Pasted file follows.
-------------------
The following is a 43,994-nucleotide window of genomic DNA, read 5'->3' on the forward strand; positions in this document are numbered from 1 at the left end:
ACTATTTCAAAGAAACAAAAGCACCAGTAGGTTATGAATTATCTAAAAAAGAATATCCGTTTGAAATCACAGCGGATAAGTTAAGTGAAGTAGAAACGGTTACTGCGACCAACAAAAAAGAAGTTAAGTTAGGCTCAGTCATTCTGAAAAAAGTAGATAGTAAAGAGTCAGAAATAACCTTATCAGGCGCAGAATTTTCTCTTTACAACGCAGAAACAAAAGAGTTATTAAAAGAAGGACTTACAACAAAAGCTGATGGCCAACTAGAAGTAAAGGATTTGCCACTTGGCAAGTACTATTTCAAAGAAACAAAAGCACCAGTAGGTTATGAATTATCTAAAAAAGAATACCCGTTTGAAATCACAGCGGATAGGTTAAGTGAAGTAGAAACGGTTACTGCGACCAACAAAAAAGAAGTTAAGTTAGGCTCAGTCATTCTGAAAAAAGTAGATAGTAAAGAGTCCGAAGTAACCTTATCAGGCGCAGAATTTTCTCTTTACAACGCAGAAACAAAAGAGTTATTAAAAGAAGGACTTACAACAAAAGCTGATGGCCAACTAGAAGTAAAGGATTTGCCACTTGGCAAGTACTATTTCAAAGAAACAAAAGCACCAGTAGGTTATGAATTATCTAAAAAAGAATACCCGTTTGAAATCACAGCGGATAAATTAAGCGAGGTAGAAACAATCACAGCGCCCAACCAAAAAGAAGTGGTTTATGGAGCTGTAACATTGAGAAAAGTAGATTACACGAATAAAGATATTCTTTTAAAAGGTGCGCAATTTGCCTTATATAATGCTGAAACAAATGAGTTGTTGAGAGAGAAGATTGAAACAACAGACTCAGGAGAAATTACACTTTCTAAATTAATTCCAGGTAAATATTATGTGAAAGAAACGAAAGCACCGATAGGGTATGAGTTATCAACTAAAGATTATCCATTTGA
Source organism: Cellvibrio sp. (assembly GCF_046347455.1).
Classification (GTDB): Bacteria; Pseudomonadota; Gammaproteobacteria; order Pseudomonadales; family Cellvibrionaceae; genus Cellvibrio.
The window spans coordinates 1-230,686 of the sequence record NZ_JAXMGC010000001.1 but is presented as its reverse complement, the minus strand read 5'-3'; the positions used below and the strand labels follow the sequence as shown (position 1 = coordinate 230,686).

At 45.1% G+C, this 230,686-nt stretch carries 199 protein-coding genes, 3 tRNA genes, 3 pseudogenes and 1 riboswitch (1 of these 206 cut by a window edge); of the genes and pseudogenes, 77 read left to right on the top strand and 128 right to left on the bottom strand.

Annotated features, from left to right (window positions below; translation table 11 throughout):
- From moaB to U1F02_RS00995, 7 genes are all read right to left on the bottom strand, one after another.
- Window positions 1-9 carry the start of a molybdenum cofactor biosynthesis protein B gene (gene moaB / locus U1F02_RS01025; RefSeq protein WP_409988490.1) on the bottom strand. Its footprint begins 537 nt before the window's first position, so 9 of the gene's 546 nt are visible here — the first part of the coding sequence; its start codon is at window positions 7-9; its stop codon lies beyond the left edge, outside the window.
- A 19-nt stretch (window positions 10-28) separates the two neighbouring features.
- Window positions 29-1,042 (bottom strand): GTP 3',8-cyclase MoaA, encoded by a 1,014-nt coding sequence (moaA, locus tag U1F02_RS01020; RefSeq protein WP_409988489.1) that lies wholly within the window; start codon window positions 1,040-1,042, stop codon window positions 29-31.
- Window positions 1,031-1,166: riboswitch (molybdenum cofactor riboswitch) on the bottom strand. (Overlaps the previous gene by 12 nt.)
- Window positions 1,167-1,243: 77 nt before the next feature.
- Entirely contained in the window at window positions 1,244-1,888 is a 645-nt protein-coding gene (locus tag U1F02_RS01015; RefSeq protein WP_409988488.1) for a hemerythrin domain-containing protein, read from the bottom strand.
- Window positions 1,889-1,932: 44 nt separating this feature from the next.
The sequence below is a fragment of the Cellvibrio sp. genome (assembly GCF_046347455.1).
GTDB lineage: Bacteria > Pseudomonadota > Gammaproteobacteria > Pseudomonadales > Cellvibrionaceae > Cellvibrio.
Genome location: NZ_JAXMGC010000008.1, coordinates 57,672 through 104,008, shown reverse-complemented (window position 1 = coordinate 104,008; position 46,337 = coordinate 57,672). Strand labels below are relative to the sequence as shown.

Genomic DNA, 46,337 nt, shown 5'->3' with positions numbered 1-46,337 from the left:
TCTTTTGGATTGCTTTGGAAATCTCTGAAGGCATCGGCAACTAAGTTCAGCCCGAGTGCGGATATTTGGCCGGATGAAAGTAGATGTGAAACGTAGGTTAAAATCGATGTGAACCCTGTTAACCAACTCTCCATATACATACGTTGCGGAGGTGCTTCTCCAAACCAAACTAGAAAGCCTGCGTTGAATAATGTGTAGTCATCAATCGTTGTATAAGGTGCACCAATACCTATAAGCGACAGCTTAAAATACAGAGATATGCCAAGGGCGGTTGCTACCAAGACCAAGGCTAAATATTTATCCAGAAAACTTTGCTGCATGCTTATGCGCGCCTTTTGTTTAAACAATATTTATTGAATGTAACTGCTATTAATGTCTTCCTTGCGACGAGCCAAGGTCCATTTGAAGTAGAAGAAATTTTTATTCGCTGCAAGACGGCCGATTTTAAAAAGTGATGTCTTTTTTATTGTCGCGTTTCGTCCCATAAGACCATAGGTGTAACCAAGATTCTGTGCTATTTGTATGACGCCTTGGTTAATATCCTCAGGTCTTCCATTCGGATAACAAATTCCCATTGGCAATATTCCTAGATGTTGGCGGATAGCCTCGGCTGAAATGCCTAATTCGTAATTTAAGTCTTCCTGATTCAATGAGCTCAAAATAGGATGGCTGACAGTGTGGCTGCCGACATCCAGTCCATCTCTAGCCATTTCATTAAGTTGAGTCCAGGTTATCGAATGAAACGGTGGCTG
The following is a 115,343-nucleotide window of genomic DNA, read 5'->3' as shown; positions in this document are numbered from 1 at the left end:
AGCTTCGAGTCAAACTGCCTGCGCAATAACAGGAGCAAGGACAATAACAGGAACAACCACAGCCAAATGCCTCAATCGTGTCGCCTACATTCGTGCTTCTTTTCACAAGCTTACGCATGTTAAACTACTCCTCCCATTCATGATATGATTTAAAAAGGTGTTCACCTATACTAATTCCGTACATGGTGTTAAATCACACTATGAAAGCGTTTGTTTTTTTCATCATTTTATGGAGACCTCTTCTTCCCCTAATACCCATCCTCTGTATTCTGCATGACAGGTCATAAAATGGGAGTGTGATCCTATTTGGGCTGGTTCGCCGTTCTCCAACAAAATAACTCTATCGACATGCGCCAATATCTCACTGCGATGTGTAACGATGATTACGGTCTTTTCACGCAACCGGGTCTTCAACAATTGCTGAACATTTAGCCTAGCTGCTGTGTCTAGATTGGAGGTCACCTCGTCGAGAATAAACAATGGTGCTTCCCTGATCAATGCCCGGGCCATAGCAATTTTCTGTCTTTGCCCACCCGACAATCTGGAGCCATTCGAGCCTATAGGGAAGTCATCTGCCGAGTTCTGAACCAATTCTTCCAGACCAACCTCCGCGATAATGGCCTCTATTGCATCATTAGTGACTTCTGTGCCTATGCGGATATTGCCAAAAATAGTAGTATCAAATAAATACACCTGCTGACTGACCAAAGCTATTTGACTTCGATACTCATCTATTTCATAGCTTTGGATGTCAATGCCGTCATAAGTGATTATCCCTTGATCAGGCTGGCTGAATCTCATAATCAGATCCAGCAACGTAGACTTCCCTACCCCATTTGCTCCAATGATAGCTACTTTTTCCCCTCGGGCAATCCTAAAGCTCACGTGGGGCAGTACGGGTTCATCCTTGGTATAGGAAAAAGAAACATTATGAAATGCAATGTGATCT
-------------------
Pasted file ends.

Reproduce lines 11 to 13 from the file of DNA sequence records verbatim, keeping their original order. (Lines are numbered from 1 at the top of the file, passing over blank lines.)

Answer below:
- Window positions 29-1,042 (bottom strand): GTP 3',8-cyclase MoaA, encoded by a 1,014-nt coding sequence (moaA, locus tag U1F02_RS01020; RefSeq protein WP_409988489.1) that lies wholly within the window; start codon window positions 1,040-1,042, stop codon window positions 29-31.
- Window positions 1,031-1,166: riboswitch (molybdenum cofactor riboswitch) on the bottom strand. (Overlaps the previous gene by 12 nt.)
- Window positions 1,167-1,243: 77 nt before the next feature.